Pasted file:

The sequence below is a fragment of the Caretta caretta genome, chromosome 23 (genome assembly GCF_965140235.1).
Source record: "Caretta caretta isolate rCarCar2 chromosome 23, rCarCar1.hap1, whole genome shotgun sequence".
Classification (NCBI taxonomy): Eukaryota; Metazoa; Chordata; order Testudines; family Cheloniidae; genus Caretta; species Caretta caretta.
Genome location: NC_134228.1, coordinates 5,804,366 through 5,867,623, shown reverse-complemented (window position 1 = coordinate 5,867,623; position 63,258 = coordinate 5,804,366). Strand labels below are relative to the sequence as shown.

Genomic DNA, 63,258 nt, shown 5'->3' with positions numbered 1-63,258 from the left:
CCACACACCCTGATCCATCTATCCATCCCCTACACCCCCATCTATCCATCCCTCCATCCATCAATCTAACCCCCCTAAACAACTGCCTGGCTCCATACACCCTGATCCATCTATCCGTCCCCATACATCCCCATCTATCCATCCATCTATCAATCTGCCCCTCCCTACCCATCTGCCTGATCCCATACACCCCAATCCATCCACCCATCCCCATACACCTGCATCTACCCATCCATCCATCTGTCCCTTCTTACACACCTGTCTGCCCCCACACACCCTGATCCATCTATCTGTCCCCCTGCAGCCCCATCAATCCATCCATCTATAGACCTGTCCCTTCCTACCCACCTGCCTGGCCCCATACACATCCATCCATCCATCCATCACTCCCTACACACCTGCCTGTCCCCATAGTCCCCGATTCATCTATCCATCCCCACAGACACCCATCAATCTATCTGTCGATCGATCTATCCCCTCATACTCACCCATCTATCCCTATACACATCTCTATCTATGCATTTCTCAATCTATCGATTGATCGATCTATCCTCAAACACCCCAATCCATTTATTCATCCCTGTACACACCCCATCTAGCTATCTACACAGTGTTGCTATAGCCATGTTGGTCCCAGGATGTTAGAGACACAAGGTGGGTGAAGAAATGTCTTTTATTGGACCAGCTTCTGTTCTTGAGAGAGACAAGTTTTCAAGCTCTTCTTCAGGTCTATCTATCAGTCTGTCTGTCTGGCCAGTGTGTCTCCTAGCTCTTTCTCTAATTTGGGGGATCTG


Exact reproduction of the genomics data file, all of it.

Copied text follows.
The sequence below is a fragment of the Caretta caretta genome, chromosome 23 (genome assembly GCF_965140235.1).
Source record: "Caretta caretta isolate rCarCar2 chromosome 23, rCarCar1.hap1, whole genome shotgun sequence".
Classification (NCBI taxonomy): Eukaryota; Metazoa; Chordata; order Testudines; family Cheloniidae; genus Caretta; species Caretta caretta.
Genome location: NC_134228.1, coordinates 5,804,366 through 5,867,623, shown reverse-complemented (window position 1 = coordinate 5,867,623; position 63,258 = coordinate 5,804,366). Strand labels below are relative to the sequence as shown.

Genomic DNA, 63,258 nt, shown 5'->3' with positions numbered 1-63,258 from the left:
CCACACACCCTGATCCATCTATCCATCCCCTACACCCCCATCTATCCATCCCTCCATCCATCAATCTAACCCCCCTAAACAACTGCCTGGCTCCATACACCCTGATCCATCTATCCGTCCCCATACATCCCCATCTATCCATCCATCTATCAATCTGCCCCTCCCTACCCATCTGCCTGATCCCATACACCCCAATCCATCCACCCATCCCCATACACCTGCATCTACCCATCCATCCATCTGTCCCTTCTTACACACCTGTCTGCCCCCACACACCCTGATCCATCTATCTGTCCCCCTGCAGCCCCATCAATCCATCCATCTATAGACCTGTCCCTTCCTACCCACCTGCCTGGCCCCATACACATCCATCCATCCATCCATCACTCCCTACACACCTGCCTGTCCCCATAGTCCCCGATTCATCTATCCATCCCCACAGACACCCATCAATCTATCTGTCGATCGATCTATCCCCTCATACTCACCCATCTATCCCTATACACATCTCTATCTATGCATTTCTCAATCTATCGATTGATCGATCTATCCTCAAACACCCCAATCCATTTATTCATCCCTGTACACACCCCATCTAGCTATCTACACAGTGTTGCTATAGCCATGTTGGTCCCAGGATGTTAGAGACACAAGGTGGGTGAAGAAATGTCTTTTATTGGACCAGCTTCTGTTCTTGAGAGAGACAAGTTTTCAAGCTCTTCTTCAGGTCTATCTATCAGTCTGTCTGTCTGGCCAGTGTGTCTCCTAGCTCTTTCTCTAATTTGGGGGATCTG